NASA New Horizons image shows weird Ultima Thule looks like a snowman

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The first image of the object was an indistinct blur, but a NASA press conference on Wednesday gave us our best views yet, including a processed image showing Ultima Thule in a glorious reddish color.

The nature of New Horizons' mission provided NASA with a unique opportunity to explore more of the outer solar system after the 2015 main event.

May says the project "epitomises the human spirit's unceasing desire to understand the universe we inhabit" and adds: "Everyone who has devoted so much energy to this mission since its launch in January 2006 will be feeling they are actually inside that small but intrepid vehicle as it pulls off another spectacular close encounter". It's not totally clear how these shapes form, but it's thought that they begin as two objects orbiting one another that merge.

On Tuesday, based on early, fuzzy images taken the day before, scientists said Ultima Thule resembled a bowling pin.

Just such a nickname - Ultima Thule (pronounced TOOL-ie), for New Horizons' recent flyby target, 2014 MU69 - stirred controversy on Twitter late last night and early today (Jan. 1 and 2). Though it appeared to be bowling pin-shaped, its actual structure has remained hazy until now. Note the reduced red coloring at the neck of the object. Stern said the New Horizons team would start writing scientific papers next week, based on the data already in hand, and nearly certainly propose another mission extension to NASA by 2020.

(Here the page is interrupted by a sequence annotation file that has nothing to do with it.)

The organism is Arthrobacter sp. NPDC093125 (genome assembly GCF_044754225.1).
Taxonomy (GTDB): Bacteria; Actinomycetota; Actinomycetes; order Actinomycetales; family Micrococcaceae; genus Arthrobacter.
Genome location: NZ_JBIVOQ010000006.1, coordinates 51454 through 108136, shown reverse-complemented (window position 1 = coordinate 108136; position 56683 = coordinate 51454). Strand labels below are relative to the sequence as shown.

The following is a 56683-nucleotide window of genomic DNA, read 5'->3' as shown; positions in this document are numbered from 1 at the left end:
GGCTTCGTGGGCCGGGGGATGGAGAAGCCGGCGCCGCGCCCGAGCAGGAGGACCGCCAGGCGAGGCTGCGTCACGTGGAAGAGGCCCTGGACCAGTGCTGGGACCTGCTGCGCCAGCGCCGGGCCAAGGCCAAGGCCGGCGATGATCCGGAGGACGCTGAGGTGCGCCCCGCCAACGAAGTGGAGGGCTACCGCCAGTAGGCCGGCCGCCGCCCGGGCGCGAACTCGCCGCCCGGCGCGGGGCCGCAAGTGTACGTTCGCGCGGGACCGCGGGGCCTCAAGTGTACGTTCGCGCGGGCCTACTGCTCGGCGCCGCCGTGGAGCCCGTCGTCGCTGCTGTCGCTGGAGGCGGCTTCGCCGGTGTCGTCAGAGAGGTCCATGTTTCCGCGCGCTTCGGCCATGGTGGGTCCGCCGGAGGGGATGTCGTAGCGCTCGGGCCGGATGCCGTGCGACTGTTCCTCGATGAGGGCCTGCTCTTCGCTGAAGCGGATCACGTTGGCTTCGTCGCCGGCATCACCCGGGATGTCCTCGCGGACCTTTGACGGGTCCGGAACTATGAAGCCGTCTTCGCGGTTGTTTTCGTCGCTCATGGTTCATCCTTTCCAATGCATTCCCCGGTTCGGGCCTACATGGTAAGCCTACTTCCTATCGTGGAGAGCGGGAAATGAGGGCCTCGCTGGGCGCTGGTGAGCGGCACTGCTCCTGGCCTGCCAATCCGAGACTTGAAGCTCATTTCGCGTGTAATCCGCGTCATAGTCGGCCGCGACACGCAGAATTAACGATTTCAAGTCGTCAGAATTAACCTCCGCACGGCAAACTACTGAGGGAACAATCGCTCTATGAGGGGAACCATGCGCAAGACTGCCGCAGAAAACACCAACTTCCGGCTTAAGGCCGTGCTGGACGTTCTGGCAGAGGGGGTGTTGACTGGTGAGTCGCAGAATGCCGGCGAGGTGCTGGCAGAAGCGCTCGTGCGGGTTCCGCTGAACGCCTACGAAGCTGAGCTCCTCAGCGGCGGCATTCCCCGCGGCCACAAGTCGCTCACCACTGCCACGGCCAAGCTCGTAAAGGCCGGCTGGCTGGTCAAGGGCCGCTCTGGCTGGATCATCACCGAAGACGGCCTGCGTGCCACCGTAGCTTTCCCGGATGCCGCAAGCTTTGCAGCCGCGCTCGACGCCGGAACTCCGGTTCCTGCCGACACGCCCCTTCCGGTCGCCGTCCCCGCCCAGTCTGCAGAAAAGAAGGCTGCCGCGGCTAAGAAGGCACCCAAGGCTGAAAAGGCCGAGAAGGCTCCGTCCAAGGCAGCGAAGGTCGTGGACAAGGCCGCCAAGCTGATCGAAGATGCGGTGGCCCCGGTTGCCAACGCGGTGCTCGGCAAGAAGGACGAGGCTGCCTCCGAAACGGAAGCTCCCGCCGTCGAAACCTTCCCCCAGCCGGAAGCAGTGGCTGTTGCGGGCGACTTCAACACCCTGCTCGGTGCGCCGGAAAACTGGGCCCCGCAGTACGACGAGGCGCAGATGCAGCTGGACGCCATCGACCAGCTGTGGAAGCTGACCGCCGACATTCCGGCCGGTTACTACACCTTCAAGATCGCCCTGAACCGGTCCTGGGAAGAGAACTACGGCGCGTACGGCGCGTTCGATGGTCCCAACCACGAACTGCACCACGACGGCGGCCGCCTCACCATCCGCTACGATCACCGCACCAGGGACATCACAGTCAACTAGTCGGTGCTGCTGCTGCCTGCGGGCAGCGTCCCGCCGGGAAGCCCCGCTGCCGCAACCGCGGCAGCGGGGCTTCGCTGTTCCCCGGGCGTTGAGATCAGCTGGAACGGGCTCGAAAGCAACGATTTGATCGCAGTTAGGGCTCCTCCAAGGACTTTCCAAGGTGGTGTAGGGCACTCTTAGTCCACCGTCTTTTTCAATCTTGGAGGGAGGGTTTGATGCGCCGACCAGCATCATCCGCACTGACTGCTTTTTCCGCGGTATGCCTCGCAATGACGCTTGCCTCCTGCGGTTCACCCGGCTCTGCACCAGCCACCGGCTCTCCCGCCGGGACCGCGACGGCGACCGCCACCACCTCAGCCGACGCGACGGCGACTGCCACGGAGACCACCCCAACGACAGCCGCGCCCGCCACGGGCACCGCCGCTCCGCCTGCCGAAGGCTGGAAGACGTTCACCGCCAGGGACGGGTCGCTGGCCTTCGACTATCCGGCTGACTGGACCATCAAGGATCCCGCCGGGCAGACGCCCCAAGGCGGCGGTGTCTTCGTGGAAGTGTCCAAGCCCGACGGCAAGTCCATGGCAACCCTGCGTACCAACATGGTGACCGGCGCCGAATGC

This three-panel drawing depicts the likely scenario for how 2014 MU69 formed, as two different, gravitationally-bound objects formed from solar system debris, and then slowly spiraled in to eventually touch.

Scientists had suspected that Ultima Thule would not be perfectly round since the summer of 2017, when a global network of observers found the rock passing in front of a distant star.

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Scientists have ascertained that the object takes about 15 hours to make a full rotation. The center is a higher-resolution image.

But even as the researchers celebrated their triumph of celestial navigation, the mission drew unwanted attention for the name Ultima Thule.

"This thing was born somewhere between 99 percent and 99.9 percent of the way back to T-zero (liftoff) in our solar system, really awesome", Stern said. By their estimates, this would have happened about 4.45 billion years ago, or 50 million years after the Solar System formed.

"So stay tuned", Jeff Moore, the New Horizons geology team lead, said on Wednesday. Unlike comets and other objects that have been altered by the sun over time, Ultima Thule is in its pure, original state: It's been in the deep-freeze Kuiper Belt on the fringes of our solar system from the beginning.

It is by far the most distant world a spacecraft - and by extension humanity - has ever explored.

Future images sent back to earth will be of a higher quality as they will have been taken closer to the object and will benefit from better sunlight.

It'll take another 20 months to download all the data from the Ultima flyby.

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